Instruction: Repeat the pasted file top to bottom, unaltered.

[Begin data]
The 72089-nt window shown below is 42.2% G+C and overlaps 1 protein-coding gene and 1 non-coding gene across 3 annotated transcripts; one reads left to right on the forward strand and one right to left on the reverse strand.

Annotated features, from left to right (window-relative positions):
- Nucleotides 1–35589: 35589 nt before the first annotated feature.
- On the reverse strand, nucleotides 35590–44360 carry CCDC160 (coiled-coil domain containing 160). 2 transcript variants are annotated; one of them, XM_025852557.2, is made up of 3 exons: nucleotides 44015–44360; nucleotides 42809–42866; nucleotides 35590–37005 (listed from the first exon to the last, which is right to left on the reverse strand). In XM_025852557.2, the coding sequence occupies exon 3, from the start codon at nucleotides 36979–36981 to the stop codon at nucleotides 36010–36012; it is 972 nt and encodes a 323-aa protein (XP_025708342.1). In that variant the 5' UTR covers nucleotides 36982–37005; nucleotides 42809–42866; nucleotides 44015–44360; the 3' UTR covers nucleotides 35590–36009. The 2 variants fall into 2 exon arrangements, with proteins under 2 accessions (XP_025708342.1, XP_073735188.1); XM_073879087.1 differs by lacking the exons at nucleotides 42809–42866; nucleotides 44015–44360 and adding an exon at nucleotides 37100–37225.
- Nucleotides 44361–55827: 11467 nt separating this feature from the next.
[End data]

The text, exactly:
The 72089-nt window shown below is 42.2% G+C and overlaps 1 protein-coding gene and 1 non-coding gene across 3 annotated transcripts; one reads left to right on the forward strand and one right to left on the reverse strand.

Annotated features, from left to right (window-relative positions):
- Nucleotides 1–35589: 35589 nt before the first annotated feature.
- On the reverse strand, nucleotides 35590–44360 carry CCDC160 (coiled-coil domain containing 160). 2 transcript variants are annotated; one of them, XM_025852557.2, is made up of 3 exons: nucleotides 44015–44360; nucleotides 42809–42866; nucleotides 35590–37005 (listed from the first exon to the last, which is right to left on the reverse strand). In XM_025852557.2, the coding sequence occupies exon 3, from the start codon at nucleotides 36979–36981 to the stop codon at nucleotides 36010–36012; it is 972 nt and encodes a 323-aa protein (XP_025708342.1). In that variant the 5' UTR covers nucleotides 36982–37005; nucleotides 42809–42866; nucleotides 44015–44360; the 3' UTR covers nucleotides 35590–36009. The 2 variants fall into 2 exon arrangements, with proteins under 2 accessions (XP_025708342.1, XP_073735188.1); XM_073879087.1 differs by lacking the exons at nucleotides 42809–42866; nucleotides 44015–44360 and adding an exon at nucleotides 37100–37225.
- Nucleotides 44361–55827: 11467 nt separating this feature from the next.